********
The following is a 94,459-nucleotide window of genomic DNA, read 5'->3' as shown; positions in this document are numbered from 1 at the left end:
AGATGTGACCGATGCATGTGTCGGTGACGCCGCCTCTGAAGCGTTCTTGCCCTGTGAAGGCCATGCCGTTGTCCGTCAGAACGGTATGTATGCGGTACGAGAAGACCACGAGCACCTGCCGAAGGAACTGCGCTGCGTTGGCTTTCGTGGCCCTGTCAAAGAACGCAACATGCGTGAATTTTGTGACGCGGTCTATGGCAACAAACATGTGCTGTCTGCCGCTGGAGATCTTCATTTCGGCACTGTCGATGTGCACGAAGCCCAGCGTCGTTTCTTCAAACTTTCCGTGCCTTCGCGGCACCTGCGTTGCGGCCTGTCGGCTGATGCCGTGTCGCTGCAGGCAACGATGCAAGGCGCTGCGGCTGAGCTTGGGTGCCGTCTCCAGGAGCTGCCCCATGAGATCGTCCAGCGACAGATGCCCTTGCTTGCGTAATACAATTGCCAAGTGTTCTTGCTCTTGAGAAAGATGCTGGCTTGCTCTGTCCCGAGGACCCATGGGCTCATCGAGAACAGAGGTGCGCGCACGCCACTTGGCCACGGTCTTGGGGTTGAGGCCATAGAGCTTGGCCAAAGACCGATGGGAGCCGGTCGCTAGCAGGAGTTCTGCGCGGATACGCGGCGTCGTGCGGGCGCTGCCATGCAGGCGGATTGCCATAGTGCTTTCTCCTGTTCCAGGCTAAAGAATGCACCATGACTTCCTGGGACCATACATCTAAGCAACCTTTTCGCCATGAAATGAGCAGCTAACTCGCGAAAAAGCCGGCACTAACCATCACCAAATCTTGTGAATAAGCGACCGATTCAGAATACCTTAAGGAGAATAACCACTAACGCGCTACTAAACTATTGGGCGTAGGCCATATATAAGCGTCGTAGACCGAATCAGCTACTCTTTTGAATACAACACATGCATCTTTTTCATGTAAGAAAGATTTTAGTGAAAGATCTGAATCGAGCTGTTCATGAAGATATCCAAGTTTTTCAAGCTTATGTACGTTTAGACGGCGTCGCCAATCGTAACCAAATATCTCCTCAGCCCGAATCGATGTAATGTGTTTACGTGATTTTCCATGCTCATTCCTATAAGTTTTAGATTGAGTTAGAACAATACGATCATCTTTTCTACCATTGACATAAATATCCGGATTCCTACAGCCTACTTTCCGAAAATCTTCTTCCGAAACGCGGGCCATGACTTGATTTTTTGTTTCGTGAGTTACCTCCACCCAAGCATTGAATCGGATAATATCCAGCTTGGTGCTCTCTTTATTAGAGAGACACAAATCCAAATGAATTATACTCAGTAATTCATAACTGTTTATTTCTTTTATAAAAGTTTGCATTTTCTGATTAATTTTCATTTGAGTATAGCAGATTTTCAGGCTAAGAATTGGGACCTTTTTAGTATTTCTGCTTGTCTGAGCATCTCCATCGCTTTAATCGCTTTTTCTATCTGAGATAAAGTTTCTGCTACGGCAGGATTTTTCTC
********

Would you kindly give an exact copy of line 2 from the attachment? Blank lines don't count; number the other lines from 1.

AGATGTGACCGATGCATGTGTCGGTGACGCCGCCTCTGAAGCGTTCTTGCCCTGTGAAGGCCATGCCGTTGTCCGTCAGAACGGTATGTATGCGGTACGAGAAGACCACGAGCACCTGCCGAAGGAACTGCGCTGCGTTGGCTTTCGTGGCCCTGTCAAAGAACGCAACATGCGTGAATTTTGTGACGCGGTCTATGGCAACAAACATGTGCTGTCTGCCGCTGGAGATCTTCATTTCGGCACTGTCGATGTGCACGAAGCCCAGCGTCGTTTCTTCAAACTTTCCGTGCCTTCGCGGCACCTGCGTTGCGGCCTGTCGGCTGATGCCGTGTCGCTGCAGGCAACGATGCAAGGCGCTGCGGCTGAGCTTGGGTGCCGTCTCCAGGAGCTGCCCCATGAGATCGTCCAGCGACAGATGCCCTTGCTTGCGTAATACAATTGCCAAGTGTTCTTGCTCTTGAGAAAGATGCTGGCTTGCTCTGTCCCGAGGACCCATGGGCTCATCGAGAACAGAGGTGCGCGCACGCCACTTGGCCACGGTCTTGGGGTTGAGGCCATAGAGCTTGGCCAAAGACCGATGGGAGCCGGTCGCTAGCAGGAGTTCTGCGCGGATACGCGGCGTCGTGCGGGCGCTGCCATGCAGGCGGATTGCCATAGTGCTTTCTCCTGTTCCAGGCTAAAGAATGCACCATGACTTCCTGGGACCATACATCTAAGCAACCTTTTCGCCATGAAATGAGCAGCTAACTCGCGAAAAAGCCGGCACTAACCATCACCAAATCTTGTGAATAAGCGACCGATTCAGAATACCTTAAGGAGAATAACCACTAACGCGCTACTAAACTATTGGGCGTAGGCCATATATAAGCGTCGTAGACCGAATCAGCTACTCTTTTGAATACAACACATGCATCTTTTTCATGTAAGAAAGATTTTAGTGAAAGATCTGAATCGAGCTGTTCATGAAGATATCCAAGTTTTTCAAGCTTATGTACGTTTAGACGGCGTCGCCAATCGTAACCAAATATCTCCTCAGCCCGAATCGATGTAATGTGTTTACGTGATTTTCCATGCTCATTCCTATAAGTTTTAGATTGAGTTAGAACAATACGATCATCTTTTCTACCATTGACATAAATATCCGGATTCCTACAGCCTACTTTCCGAAAATCTTCTTCCGAAACGCGGGCCATGACTTGATTTTTTGTTTCGTGAGTTACCTCCACCCAAGCATTGAATCGGATAATATCCAGCTTGGTGCTCTCTTTATTAGAGAGACACAAATCCAAATGAATTATACTCAGTAATTCATAACTGTTTATTTCTTTTATAAAAGTTTGCATTTTCTGATTAATTTTCATTTGAGTATAGCAGATTTTCAGGCTAAGAATTGGGACCTTTTTAGTATTTCTGCTTGTCTGAGCATCTCCATCGCTTTAATCGCTTTTTCTATCTGAGATAAAGTTTCTGCTACGGCAGGATTTTTCTC